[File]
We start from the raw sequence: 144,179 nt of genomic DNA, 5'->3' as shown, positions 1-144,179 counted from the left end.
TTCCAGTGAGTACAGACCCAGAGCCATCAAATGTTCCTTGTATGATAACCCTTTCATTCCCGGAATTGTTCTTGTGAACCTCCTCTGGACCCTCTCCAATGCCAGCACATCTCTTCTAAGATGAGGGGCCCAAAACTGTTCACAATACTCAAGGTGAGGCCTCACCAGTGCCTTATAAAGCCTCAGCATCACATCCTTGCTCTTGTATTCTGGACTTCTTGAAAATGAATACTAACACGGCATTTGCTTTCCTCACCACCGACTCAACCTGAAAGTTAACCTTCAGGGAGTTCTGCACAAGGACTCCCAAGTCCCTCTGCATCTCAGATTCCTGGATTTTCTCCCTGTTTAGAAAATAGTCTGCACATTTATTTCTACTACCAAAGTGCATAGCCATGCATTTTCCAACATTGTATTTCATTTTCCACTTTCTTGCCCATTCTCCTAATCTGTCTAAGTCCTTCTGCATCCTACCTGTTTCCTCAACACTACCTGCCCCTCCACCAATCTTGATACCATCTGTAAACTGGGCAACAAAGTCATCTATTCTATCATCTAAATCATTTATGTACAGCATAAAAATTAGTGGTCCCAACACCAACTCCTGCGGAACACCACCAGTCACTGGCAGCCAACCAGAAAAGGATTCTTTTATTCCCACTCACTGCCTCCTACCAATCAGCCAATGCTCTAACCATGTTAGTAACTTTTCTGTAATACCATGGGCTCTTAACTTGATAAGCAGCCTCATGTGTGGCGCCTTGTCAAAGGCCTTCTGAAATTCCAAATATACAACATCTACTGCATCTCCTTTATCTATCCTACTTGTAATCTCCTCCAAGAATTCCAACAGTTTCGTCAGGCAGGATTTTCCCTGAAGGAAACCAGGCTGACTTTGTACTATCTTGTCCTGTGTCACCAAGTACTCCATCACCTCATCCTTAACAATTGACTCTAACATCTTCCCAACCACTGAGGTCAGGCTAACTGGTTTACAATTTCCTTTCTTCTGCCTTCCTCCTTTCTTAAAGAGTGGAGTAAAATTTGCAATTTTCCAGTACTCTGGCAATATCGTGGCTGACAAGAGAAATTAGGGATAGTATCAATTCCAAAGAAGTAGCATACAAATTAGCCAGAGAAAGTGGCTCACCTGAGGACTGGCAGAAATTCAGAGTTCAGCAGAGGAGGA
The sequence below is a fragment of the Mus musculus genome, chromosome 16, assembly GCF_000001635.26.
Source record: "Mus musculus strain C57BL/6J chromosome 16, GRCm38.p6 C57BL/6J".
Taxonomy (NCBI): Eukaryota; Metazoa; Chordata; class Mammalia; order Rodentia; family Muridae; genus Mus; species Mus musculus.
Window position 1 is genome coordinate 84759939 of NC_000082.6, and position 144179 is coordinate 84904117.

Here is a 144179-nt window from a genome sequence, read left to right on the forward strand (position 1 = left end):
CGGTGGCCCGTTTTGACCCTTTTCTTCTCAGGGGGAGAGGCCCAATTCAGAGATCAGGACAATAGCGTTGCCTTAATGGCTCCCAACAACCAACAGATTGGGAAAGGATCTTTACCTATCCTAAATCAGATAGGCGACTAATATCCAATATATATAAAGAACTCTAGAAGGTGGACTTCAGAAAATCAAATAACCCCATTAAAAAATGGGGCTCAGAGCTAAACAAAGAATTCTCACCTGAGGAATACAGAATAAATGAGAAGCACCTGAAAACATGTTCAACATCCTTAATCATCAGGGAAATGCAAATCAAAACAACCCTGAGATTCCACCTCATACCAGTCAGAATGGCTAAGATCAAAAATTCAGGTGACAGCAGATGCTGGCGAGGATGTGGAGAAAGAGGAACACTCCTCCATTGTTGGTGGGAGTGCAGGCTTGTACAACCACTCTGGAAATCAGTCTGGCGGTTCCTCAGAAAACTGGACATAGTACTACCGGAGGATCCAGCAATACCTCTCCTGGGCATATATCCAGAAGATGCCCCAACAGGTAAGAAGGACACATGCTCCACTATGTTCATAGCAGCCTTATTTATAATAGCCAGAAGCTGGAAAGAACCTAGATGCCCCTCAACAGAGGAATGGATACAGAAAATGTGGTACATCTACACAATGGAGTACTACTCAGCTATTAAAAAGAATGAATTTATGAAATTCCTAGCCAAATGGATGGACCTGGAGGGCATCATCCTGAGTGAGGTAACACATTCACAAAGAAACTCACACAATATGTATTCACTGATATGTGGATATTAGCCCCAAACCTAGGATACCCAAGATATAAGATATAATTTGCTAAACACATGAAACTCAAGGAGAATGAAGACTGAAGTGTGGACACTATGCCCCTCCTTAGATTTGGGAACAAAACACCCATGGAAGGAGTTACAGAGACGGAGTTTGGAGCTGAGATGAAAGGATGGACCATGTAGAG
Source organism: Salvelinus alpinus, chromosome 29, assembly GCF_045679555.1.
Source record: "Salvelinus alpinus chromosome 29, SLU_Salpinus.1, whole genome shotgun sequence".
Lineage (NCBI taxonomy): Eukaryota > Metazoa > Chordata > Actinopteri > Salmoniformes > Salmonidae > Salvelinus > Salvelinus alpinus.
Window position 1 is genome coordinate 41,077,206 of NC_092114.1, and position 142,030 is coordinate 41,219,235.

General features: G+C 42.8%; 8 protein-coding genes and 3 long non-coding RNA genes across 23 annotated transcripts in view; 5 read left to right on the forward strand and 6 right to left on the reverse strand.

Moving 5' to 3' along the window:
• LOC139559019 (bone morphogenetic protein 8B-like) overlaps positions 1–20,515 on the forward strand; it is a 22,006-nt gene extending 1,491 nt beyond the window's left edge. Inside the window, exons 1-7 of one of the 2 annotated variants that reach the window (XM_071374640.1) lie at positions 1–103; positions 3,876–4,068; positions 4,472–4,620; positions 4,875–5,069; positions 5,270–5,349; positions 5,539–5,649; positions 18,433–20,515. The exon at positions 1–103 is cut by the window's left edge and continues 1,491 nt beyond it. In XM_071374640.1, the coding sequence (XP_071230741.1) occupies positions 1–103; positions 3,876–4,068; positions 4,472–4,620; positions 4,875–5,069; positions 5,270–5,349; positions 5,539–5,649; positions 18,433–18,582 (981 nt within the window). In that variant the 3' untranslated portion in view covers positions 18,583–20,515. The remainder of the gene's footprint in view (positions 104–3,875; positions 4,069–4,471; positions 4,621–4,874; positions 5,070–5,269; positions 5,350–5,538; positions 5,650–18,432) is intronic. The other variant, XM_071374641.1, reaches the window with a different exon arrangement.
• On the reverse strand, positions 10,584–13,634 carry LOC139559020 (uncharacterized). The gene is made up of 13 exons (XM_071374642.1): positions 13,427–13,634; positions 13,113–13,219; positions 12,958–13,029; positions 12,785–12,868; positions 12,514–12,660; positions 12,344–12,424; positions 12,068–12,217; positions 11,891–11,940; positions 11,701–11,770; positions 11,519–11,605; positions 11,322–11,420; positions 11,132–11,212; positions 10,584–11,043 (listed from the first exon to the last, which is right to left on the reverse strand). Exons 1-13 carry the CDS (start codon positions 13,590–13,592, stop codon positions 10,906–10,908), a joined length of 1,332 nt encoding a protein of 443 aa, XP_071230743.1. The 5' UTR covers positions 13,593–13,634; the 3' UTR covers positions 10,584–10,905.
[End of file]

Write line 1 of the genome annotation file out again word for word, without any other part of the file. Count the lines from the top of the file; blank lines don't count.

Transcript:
We start from the raw sequence: 144,179 nt of genomic DNA, 5'->3' as shown, positions 1-144,179 counted from the left end.